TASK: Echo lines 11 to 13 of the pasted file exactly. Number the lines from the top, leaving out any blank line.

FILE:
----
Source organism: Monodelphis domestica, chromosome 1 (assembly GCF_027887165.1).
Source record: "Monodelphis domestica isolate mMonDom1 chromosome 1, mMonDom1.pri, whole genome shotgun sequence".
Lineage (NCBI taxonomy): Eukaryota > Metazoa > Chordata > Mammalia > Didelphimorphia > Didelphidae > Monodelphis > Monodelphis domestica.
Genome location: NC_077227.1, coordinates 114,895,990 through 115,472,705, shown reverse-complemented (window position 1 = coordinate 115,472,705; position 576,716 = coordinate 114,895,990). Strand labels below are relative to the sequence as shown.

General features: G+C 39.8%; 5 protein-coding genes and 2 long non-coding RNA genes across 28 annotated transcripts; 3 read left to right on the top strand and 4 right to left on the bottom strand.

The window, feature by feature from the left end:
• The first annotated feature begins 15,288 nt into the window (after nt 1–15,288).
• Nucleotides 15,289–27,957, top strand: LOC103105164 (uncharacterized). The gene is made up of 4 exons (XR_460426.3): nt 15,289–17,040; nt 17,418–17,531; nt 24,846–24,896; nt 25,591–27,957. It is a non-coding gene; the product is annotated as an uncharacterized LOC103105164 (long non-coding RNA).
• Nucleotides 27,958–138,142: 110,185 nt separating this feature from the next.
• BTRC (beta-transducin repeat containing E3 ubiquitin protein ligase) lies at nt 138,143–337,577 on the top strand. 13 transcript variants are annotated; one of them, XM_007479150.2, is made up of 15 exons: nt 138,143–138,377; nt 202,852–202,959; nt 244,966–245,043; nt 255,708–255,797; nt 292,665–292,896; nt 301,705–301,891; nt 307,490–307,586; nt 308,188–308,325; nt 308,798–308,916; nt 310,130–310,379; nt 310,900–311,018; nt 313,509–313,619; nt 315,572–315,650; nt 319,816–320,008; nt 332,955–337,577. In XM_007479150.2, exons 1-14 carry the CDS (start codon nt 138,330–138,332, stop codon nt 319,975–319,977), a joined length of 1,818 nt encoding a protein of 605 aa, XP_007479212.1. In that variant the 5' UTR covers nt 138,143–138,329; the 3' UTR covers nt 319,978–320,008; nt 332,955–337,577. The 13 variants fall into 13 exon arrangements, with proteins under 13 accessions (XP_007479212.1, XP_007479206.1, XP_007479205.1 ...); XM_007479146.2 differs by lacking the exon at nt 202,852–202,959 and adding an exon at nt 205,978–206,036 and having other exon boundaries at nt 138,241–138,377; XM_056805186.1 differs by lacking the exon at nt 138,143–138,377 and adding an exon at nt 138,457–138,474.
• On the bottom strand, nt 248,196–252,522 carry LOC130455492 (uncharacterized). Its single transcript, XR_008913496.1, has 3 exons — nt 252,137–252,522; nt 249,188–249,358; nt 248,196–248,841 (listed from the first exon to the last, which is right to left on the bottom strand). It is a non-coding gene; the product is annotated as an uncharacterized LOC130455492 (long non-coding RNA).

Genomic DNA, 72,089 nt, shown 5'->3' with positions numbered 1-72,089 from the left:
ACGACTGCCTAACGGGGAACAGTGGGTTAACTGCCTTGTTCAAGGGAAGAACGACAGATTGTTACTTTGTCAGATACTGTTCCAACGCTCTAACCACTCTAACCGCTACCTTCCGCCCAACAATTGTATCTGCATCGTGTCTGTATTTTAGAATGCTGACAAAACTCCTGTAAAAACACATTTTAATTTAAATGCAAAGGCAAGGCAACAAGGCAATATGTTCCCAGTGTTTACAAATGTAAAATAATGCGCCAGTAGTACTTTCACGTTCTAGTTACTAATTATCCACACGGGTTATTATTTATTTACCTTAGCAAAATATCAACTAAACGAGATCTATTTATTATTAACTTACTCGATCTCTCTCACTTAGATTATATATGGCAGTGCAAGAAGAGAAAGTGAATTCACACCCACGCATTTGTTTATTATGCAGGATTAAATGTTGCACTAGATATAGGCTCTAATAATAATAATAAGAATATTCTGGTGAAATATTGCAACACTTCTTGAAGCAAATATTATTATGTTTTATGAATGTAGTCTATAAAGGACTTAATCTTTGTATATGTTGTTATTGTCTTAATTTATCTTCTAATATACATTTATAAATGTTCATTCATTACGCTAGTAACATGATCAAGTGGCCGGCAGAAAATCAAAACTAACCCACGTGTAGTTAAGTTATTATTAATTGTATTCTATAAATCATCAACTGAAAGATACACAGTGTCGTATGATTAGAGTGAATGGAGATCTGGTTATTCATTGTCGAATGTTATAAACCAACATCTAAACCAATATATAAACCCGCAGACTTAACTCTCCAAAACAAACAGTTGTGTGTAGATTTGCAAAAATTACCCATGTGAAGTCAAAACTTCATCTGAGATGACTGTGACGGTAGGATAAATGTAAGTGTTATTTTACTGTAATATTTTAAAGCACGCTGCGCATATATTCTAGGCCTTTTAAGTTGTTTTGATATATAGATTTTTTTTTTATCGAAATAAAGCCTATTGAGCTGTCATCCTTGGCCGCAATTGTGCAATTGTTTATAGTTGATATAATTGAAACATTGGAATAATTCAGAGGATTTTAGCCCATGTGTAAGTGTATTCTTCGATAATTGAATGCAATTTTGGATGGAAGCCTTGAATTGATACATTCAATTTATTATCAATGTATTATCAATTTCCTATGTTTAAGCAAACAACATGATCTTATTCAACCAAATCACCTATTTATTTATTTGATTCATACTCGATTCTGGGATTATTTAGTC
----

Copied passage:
• On the bottom strand, nt 248,196–252,522 carry LOC130455492 (uncharacterized). Its single transcript, XR_008913496.1, has 3 exons — nt 252,137–252,522; nt 249,188–249,358; nt 248,196–248,841 (listed from the first exon to the last, which is right to left on the bottom strand). It is a non-coding gene; the product is annotated as an uncharacterized LOC130455492 (long non-coding RNA).

Genomic DNA, 72,089 nt, shown 5'->3' with positions numbered 1-72,089 from the left:
ACGACTGCCTAACGGGGAACAGTGGGTTAACTGCCTTGTTCAAGGGAAGAACGACAGATTGTTACTTTGTCAGATACTGTTCCAACGCTCTAACCACTCTAACCGCTACCTTCCGCCCAACAATTGTATCTGCATCGTGTCTGTATTTTAGAATGCTGACAAAACTCCTGTAAAAACACATTTTAATTTAAATGCAAAGGCAAGGCAACAAGGCAATATGTTCCCAGTGTTTACAAATGTAAAATAATGCGCCAGTAGTACTTTCACGTTCTAGTTACTAATTATCCACACGGGTTATTATTTATTTACCTTAGCAAAATATCAACTAAACGAGATCTATTTATTATTAACTTACTCGATCTCTCTCACTTAGATTATATATGGCAGTGCAAGAAGAGAAAGTGAATTCACACCCACGCATTTGTTTATTATGCAGGATTAAATGTTGCACTAGATATAGGCTCTAATAATAATAATAAGAATATTCTGGTGAAATATTGCAACACTTCTTGAAGCAAATATTATTATGTTTTATGAATGTAGTCTATAAAGGACTTAATCTTTGTATATGTTGTTATTGTCTTAATTTATCTTCTAATATACATTTATAAATGTTCATTCATTACGCTAGTAACATGATCAAGTGGCCGGCAGAAAATCAAAACTAACCCACGTGTAGTTAAGTTATTATTAATTGTATTCTATAAATCATCAACTGAAAGATACACAGTGTCGTATGATTAGAGTGAATGGAGATCTGGTTATTCATTGTCGAATGTTATAAACCAACATCTAAACCAATATATAAACCCGCAGACTTAACTCTCCAAAACAAACAGTTGTGTGTAGATTTGCAAAAATTACCCATGTGAAGTCAAAACTTCATCTGAGATGACTGTGACGGTAGGATAAATGTAAGTGTTATTTTACTGTAATATTTTAAAGCACGCTGCGCATATATTCTAGGCCTTTTAAGTTGTTTTGATATATAGATTTTTTTTTTATCGAAATAAAGCCTATTGAGCTGTCATCCTTGGCCGCAATTGTGCAATTGTTTATAGTTGATATAATTGAAACATTGGAATAATTCAGAGGATTTTAGCCCATGTGTAAGTGTATTCTTCGATAATTGAATGCAATTTTGGATGGAAGCCTTGAATTGATACATTCAATTTATTATCAATGTATTATCAATTTCCTATGTTTAAGCAAACAACATGATCTTATTCAACCAAATCACCTATTTATTTATTTGATTCATACTCGATTCTGGGATTATTTAGTC